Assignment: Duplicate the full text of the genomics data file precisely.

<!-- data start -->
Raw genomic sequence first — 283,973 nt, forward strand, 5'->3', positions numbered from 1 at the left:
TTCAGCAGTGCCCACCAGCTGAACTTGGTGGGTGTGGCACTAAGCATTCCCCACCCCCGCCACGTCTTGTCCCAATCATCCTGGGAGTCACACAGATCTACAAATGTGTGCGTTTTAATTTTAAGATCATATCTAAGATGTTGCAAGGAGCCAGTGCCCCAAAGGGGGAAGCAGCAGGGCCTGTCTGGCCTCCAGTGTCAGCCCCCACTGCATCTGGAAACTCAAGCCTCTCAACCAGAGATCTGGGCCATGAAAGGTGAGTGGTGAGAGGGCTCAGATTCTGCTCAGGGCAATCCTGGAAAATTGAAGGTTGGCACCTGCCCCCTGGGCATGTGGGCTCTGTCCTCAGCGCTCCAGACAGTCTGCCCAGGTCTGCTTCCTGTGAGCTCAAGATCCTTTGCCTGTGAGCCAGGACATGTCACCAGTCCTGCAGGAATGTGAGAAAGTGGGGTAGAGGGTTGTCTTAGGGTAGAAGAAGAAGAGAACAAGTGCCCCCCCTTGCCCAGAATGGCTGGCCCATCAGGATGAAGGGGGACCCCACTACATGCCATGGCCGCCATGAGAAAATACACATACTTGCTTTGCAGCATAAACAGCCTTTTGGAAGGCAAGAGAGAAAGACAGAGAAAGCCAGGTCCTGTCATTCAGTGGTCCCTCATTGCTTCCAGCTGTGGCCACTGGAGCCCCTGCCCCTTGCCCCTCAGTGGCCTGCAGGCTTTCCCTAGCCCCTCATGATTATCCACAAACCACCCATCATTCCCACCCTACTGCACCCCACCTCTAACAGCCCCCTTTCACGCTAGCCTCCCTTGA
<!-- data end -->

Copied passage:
Raw genomic sequence first — 283,973 nt, forward strand, 5'->3', positions numbered from 1 at the left:
TTCAGCAGTGCCCACCAGCTGAACTTGGTGGGTGTGGCACTAAGCATTCCCCACCCCCGCCACGTCTTGTCCCAATCATCCTGGGAGTCACACAGATCTACAAATGTGTGCGTTTTAATTTTAAGATCATATCTAAGATGTTGCAAGGAGCCAGTGCCCCAAAGGGGGAAGCAGCAGGGCCTGTCTGGCCTCCAGTGTCAGCCCCCACTGCATCTGGAAACTCAAGCCTCTCAACCAGAGATCTGGGCCATGAAAGGTGAGTGGTGAGAGGGCTCAGATTCTGCTCAGGGCAATCCTGGAAAATTGAAGGTTGGCACCTGCCCCCTGGGCATGTGGGCTCTGTCCTCAGCGCTCCAGACAGTCTGCCCAGGTCTGCTTCCTGTGAGCTCAAGATCCTTTGCCTGTGAGCCAGGACATGTCACCAGTCCTGCAGGAATGTGAGAAAGTGGGGTAGAGGGTTGTCTTAGGGTAGAAGAAGAAGAGAACAAGTGCCCCCCCTTGCCCAGAATGGCTGGCCCATCAGGATGAAGGGGGACCCCACTACATGCCATGGCCGCCATGAGAAAATACACATACTTGCTTTGCAGCATAAACAGCCTTTTGGAAGGCAAGAGAGAAAGACAGAGAAAGCCAGGTCCTGTCATTCAGTGGTCCCTCATTGCTTCCAGCTGTGGCCACTGGAGCCCCTGCCCCTTGCCCCTCAGTGGCCTGCAGGCTTTCCCTAGCCCCTCATGATTATCCACAAACCACCCATCATTCCCACCCTACTGCACCCCACCTCTAACAGCCCCCTTTCACGCTAGCCTCCCTTGA